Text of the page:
Do you know what it was like to be 13?

My oldest granddaughter is now 13.  A teenager. Beginning what is supposedly an angst-filled and uncertain time for humans.

I have no clue what it was like to be thirteen years old. My family sent out a Christmas letter. They’ve been collected into a notebook which I use whenever I want to know what I was doing at a certain age. Checking the records, I see I was a Star Scout, diligently working on merit badges. Once I read this in the Christmas letter archives, the memories come back and I remember the Scout meetings and the camping trips and family trip to a lake near Rhinelander, Wisconsin where we tried (without success) to catch Pike and Muskies.

I know my granddaughter’s primary focus is ballet lessons. She’s been in Girl Scouts. She likes the scariest rides at Disney World and other theme parks. Goodness knows I, as her grandfather, don’t know how to handle ballet lessons or perform on stage. So, no wisdom from me on being a teen.

Not that she’d ask.

She’s a vegan even though her sister and parents aren’t. My wife and I wonder where that came from; perhaps she heard about it from another kid at school and the approach to eating made sense.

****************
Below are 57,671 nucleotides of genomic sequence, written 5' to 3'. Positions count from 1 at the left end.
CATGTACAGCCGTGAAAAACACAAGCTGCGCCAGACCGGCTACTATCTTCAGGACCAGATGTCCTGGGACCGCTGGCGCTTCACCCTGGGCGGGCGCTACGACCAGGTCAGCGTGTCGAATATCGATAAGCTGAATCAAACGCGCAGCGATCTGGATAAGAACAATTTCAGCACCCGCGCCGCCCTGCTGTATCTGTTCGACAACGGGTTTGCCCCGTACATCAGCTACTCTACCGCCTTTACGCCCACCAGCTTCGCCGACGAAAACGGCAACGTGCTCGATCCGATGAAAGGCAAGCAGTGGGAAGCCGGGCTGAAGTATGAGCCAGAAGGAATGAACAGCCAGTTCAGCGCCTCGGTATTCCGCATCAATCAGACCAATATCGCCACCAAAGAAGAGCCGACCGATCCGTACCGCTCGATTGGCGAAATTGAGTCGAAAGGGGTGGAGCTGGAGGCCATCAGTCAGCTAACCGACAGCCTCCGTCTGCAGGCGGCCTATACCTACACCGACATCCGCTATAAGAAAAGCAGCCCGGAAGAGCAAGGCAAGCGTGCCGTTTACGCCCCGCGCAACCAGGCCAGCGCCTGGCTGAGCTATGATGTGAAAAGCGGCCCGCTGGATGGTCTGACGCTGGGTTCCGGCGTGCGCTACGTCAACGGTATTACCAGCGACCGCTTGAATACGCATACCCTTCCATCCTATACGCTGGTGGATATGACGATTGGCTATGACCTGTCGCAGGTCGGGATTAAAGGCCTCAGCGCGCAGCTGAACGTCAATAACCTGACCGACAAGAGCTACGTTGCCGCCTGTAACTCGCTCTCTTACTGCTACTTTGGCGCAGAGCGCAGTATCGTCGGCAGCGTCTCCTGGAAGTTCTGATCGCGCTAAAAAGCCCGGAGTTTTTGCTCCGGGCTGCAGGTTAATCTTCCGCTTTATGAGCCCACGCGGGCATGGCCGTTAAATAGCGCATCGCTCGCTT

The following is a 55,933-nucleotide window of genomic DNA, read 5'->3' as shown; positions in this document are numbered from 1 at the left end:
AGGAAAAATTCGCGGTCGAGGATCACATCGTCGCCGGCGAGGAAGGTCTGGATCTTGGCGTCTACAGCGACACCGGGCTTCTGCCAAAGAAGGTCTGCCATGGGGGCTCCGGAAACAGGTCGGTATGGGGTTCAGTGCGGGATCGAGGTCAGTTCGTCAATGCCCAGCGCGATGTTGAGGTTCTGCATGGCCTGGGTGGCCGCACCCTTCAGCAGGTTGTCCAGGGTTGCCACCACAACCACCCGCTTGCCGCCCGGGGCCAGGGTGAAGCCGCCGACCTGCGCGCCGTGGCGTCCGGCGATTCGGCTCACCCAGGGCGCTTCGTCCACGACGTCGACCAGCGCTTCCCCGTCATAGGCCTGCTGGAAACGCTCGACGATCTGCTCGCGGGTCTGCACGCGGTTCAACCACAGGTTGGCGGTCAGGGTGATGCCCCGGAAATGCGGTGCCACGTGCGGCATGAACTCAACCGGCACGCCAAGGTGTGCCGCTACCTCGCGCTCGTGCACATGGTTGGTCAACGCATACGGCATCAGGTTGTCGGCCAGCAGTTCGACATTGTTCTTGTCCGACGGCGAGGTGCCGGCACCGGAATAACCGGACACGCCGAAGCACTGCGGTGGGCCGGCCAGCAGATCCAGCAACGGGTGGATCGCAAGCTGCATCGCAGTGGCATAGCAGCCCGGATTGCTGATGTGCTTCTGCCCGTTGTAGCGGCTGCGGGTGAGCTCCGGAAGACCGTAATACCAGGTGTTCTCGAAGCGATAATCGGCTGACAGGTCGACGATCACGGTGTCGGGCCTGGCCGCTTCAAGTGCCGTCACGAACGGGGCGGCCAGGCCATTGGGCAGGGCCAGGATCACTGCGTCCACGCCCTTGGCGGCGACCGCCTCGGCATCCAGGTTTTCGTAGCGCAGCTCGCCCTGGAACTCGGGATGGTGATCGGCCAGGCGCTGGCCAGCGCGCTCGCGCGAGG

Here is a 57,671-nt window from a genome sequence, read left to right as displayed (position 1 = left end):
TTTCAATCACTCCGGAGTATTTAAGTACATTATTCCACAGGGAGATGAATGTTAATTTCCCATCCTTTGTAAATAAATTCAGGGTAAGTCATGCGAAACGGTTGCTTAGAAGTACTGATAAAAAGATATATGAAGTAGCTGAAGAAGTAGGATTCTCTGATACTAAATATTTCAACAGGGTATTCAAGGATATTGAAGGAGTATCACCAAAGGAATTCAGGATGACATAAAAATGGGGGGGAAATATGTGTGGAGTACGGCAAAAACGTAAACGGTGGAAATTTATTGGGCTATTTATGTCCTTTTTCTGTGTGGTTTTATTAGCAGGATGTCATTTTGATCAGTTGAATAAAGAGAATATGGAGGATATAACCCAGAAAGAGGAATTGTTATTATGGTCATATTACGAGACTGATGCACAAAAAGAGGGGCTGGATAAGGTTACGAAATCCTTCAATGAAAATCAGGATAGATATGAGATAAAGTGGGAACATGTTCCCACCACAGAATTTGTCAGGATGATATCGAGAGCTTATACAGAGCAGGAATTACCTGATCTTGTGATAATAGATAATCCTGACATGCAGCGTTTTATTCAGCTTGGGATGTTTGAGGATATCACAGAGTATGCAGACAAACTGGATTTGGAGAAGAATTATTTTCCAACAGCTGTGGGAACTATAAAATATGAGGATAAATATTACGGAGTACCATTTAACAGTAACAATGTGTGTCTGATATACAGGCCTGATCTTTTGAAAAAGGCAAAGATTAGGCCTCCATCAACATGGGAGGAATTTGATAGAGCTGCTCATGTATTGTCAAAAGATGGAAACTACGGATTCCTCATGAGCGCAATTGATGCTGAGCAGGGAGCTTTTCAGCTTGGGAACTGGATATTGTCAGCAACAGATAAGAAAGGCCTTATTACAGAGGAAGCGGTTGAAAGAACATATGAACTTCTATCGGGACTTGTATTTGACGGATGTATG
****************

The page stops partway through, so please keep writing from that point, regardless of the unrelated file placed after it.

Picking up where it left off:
I can’t help with that.

I know she can be very stubborn, very focused on what she wants to do. I can identify with that. Seriously, I was a horrible teenager mainly because I had no respect for authority and didn’t like being told what to do or what not to do.

My daughter won’t let me say anything about what I felt at thirteen. I don’t blame her. Yet, I worry, because being an outlier can be a lonely road. If we saw each other more often (she lives in MD and I live in GA), I could listen and hope listening is all she wanted.

So, she’s slowly turning into an adult, a time when parents are often skeptical about the value of too much contact with grandparents. My parents often thought my grandparents were a bad influence. That meant that I thought my grandparents were a good influence.

I was very independent as a teen. I think my granddaughter will be, too. I’m both happy and concerned about that. Her IQ will get her into trouble that I hope she’ll figure out how to get out of.

Grandpa’s sort of a rebel. Best that I don’t let her know.


Malcolm R. Campbell is the author of the contemporary fantasy novel “The Sun Singer.”

Buying Christmas Gifts for My Granddaughters

My granddaughters live in Maryland and my wife and I live in Georgia, so we need to order Christmas gifts early in November so there’s time for my wife to wrap them (my gift wrapping is a joke), box them up, and mail them. Fortunately, my daughter helps by sending a long list. We don’t see Feya and Beatrice as often as we wish (my cancer kept us from having a springtime visit this year), so we need a little help. We share the list with my sister in law after we check off what we’ve chosen.

On the wish list.